6. I work for a small manufacturer and I find this whole line of reasoning bizarre. Brands should protect their relationships with speciality stores by not selling product online? How exactly does that protect the store? If I am a brand with 150 SKU in a season and the 2000 square foot men’s store that buys my product can only fit or choose to fit 12 of those SKU, what exactly am I protecting? Those 12 SKU ? Why bother? -because of the “relationship” ? Or, how can I get my brand to grow if the specialty store is unwilling to take a risk on new product I already invested in? What folks like the Chelsea group don’t seem to realize is the world does not revolve around them. There are probably less than 1000 stores left in the country like Strauss’s. There are over 300 million consumers in the U.S. It’s not a hard decision to make. You can’t attribute that decision to “greed” after doing an hour line presentation at a trade show and having a specialty store write a 40 unit order. Brands can’t survive that way, there are just not enough specialty stores. More than a reflection on the state of the retail business, to me this letter just reflects a bitterness that these menswear buyers are no longer the gatekeepers to consumers for brands. The internet dis-intermediates the process of building a brand and how consumers find new product. will all speciality store die as a result ? I don’t think so, but the ones that have failed to adapt to the reality have the hardest time. The notion that a brand is competing with a men’s specialty store by selling product online is a very weak argument in my book. The specialty store’s core strength is the relationships it has with customers, not the brands it carries or the assortment. The brand’s strength is the product and assortment. These compliment each other, they do not compete. Frankly, I would probably NOT carry any brand without an online sales presence simply because that brand would likely not have a clue to what customers want or buy as a result….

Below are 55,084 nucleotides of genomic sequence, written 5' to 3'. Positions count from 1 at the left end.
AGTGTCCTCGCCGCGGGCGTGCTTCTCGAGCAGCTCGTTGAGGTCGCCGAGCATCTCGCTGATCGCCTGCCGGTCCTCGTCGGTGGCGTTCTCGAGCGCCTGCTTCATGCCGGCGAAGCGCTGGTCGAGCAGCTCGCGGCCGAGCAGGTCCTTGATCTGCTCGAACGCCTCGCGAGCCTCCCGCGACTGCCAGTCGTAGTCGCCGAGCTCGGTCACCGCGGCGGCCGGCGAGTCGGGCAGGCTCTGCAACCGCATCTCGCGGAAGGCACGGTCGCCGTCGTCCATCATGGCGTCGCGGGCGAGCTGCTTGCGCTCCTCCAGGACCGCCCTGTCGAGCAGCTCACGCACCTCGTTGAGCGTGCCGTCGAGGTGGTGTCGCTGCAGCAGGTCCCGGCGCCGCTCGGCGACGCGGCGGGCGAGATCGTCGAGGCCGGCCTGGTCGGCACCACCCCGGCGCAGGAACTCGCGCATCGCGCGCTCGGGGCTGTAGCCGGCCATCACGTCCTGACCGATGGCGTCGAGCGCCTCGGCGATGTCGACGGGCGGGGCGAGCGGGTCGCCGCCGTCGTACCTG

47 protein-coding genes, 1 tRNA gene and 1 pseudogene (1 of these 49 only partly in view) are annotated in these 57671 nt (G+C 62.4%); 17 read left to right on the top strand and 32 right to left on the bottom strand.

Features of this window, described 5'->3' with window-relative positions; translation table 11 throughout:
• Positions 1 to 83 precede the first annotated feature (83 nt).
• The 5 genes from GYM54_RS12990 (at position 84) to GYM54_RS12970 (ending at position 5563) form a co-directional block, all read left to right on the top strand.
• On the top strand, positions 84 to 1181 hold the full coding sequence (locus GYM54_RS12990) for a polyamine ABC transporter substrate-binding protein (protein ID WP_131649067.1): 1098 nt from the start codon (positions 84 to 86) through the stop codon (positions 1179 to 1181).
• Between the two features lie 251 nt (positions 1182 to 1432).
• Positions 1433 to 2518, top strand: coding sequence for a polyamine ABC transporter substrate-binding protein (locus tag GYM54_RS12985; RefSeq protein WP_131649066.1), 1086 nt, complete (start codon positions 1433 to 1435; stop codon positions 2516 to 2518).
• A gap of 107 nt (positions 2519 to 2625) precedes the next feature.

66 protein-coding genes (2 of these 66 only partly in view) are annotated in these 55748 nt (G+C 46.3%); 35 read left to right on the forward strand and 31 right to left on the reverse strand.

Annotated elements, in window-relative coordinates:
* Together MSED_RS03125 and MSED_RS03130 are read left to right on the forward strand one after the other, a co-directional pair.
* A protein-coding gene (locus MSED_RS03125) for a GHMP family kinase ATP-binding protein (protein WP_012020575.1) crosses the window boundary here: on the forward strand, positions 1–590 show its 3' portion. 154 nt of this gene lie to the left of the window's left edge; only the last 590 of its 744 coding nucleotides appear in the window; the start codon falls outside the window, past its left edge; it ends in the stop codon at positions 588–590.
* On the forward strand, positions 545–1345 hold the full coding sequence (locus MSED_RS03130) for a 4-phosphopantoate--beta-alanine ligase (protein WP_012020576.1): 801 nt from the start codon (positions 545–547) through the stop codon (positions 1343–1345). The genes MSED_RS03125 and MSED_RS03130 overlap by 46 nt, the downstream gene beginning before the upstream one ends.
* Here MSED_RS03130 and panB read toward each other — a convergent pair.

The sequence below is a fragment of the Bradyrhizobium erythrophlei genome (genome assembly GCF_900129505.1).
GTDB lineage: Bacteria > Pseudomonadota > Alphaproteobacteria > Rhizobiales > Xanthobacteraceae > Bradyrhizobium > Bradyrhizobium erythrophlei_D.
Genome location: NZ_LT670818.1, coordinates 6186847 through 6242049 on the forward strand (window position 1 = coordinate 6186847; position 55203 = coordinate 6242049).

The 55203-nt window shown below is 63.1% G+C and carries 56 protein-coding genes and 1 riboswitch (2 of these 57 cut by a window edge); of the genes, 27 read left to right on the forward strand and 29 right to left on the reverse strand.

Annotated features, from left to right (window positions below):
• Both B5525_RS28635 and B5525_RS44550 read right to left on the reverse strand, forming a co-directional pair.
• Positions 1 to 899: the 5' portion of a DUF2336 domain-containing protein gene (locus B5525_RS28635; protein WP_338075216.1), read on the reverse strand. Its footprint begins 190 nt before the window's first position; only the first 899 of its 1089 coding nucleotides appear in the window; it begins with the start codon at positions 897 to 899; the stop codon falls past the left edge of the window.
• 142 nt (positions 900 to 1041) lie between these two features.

7. Ciao Gilbert, all due respect, greatness never needs to worry… There’s a ton of Pizza chains all around this country and world, that will even deliver to your home, but when you find a great pizza place that makes it right, that’s where you always go when you’re craving and needing this..!! Selling on line was forced on manufacturers, on any given day you can call on tons of better specialty stores throughout the US, and ask them all if they would help buy some great close outs at a ridiculous discount and everyone passes..!!! In my 40 years in the better men’s business, a lot of these stores are not even very loyal…
    So like you Gil, they do unfortunately what they need to do to survive..
    I remember back in the day when I was a buyer, we were always looking for the best and most unique designs to buy, and than call all our customers so excited on what we all found and bought to share those designs with each of them.
    When I was designing neckwear and had the most incredible vintage screen printed ties way before anyone did, a ton of the better stores cut back on mine, saying they were forced to buy some designer knockoffs of our ideas, for fear they would not be shipped their clothing and sportswear buys…!! They all did it to survive, and so do I…!!!
    I still make thee best Pizza buddy.. Times have changed a bit, but greatness will always endure… I know you will too Gilbert….!!!